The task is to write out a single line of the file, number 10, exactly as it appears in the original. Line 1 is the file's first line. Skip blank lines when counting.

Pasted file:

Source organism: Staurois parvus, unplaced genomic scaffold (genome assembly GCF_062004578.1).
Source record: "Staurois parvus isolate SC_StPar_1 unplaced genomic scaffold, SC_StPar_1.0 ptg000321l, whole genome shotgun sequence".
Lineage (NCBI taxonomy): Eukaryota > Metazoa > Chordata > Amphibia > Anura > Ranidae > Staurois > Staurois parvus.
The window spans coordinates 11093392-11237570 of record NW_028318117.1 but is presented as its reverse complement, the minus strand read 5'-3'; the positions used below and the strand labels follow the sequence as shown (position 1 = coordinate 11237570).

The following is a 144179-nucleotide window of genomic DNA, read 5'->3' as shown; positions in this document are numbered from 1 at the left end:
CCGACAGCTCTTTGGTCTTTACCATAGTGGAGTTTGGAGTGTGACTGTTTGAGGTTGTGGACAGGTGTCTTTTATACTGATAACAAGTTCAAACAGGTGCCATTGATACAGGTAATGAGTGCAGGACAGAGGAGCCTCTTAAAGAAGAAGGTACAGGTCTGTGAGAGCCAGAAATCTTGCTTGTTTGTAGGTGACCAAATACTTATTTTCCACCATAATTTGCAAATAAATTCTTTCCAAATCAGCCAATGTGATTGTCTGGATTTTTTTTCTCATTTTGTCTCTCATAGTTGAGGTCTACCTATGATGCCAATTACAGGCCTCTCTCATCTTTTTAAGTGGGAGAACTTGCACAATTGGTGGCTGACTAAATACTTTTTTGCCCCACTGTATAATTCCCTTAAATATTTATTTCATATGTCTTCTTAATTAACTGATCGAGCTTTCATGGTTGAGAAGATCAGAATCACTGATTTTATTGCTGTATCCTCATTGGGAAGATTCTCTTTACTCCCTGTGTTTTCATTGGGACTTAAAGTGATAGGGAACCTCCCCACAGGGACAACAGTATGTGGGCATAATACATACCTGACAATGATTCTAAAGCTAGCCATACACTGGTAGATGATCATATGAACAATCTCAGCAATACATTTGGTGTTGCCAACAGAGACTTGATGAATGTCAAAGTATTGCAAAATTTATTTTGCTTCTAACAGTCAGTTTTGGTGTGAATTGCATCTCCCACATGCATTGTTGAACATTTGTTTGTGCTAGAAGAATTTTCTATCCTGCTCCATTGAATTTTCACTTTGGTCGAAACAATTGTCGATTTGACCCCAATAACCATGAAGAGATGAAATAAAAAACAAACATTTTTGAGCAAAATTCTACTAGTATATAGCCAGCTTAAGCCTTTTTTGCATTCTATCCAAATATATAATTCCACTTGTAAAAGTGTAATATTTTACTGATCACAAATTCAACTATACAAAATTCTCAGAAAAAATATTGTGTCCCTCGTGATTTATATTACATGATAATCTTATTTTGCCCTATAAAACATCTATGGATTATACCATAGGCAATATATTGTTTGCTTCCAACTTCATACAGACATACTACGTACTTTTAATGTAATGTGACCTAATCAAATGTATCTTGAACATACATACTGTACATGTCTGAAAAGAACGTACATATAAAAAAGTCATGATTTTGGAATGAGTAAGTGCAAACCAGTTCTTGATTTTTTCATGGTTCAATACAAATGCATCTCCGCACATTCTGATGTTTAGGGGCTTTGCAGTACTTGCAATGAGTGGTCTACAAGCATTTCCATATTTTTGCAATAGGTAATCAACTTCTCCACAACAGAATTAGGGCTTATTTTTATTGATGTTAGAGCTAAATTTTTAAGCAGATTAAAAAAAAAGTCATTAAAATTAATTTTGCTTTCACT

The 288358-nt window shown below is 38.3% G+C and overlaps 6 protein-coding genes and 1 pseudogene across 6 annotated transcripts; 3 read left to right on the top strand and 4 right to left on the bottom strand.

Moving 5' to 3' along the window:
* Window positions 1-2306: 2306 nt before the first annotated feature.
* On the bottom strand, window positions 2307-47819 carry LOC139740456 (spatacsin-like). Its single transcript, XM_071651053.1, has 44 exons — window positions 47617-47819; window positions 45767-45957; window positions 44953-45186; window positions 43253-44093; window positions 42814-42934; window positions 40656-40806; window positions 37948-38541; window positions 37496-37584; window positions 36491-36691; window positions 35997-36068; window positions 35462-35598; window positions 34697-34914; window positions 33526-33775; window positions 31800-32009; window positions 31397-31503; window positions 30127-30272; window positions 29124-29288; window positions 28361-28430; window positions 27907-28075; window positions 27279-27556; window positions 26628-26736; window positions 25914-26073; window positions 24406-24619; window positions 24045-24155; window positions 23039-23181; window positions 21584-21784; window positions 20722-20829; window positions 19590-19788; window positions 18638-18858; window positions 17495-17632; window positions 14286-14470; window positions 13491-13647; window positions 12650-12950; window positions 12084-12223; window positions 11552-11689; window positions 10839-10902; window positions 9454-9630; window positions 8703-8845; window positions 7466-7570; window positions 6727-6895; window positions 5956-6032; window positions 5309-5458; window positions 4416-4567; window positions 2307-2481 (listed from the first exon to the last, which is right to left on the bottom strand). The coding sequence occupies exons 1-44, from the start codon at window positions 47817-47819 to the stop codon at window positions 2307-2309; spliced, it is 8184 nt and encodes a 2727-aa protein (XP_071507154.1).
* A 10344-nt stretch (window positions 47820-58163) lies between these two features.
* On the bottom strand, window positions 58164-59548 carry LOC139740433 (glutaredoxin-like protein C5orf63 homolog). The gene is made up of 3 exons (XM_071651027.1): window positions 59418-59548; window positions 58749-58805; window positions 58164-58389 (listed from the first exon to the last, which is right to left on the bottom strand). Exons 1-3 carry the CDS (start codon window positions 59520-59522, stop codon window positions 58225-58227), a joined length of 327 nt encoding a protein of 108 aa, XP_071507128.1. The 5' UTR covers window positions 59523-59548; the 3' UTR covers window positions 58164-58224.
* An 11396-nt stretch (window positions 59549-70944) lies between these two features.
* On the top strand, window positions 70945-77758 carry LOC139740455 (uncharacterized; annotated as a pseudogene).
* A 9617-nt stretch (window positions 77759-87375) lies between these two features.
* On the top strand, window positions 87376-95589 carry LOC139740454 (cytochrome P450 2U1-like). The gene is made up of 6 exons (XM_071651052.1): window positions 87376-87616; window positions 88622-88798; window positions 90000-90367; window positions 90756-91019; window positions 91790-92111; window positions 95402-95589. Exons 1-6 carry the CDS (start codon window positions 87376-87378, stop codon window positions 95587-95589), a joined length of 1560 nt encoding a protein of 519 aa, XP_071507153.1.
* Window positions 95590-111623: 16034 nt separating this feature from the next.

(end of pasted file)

* On the bottom strand, window positions 2307-47819 carry LOC139740456 (spatacsin-like). Its single transcript, XM_071651053.1, has 44 exons — window positions 47617-47819; window positions 45767-45957; window positions 44953-45186; window positions 43253-44093; window positions 42814-42934; window positions 40656-40806; window positions 37948-38541; window positions 37496-37584; window positions 36491-36691; window positions 35997-36068; window positions 35462-35598; window positions 34697-34914; window positions 33526-33775; window positions 31800-32009; window positions 31397-31503; window positions 30127-30272; window positions 29124-29288; window positions 28361-28430; window positions 27907-28075; window positions 27279-27556; window positions 26628-26736; window positions 25914-26073; window positions 24406-24619; window positions 24045-24155; window positions 23039-23181; window positions 21584-21784; window positions 20722-20829; window positions 19590-19788; window positions 18638-18858; window positions 17495-17632; window positions 14286-14470; window positions 13491-13647; window positions 12650-12950; window positions 12084-12223; window positions 11552-11689; window positions 10839-10902; window positions 9454-9630; window positions 8703-8845; window positions 7466-7570; window positions 6727-6895; window positions 5956-6032; window positions 5309-5458; window positions 4416-4567; window positions 2307-2481 (listed from the first exon to the last, which is right to left on the bottom strand). The coding sequence occupies exons 1-44, from the start codon at window positions 47817-47819 to the stop codon at window positions 2307-2309; spliced, it is 8184 nt and encodes a 2727-aa protein (XP_071507154.1).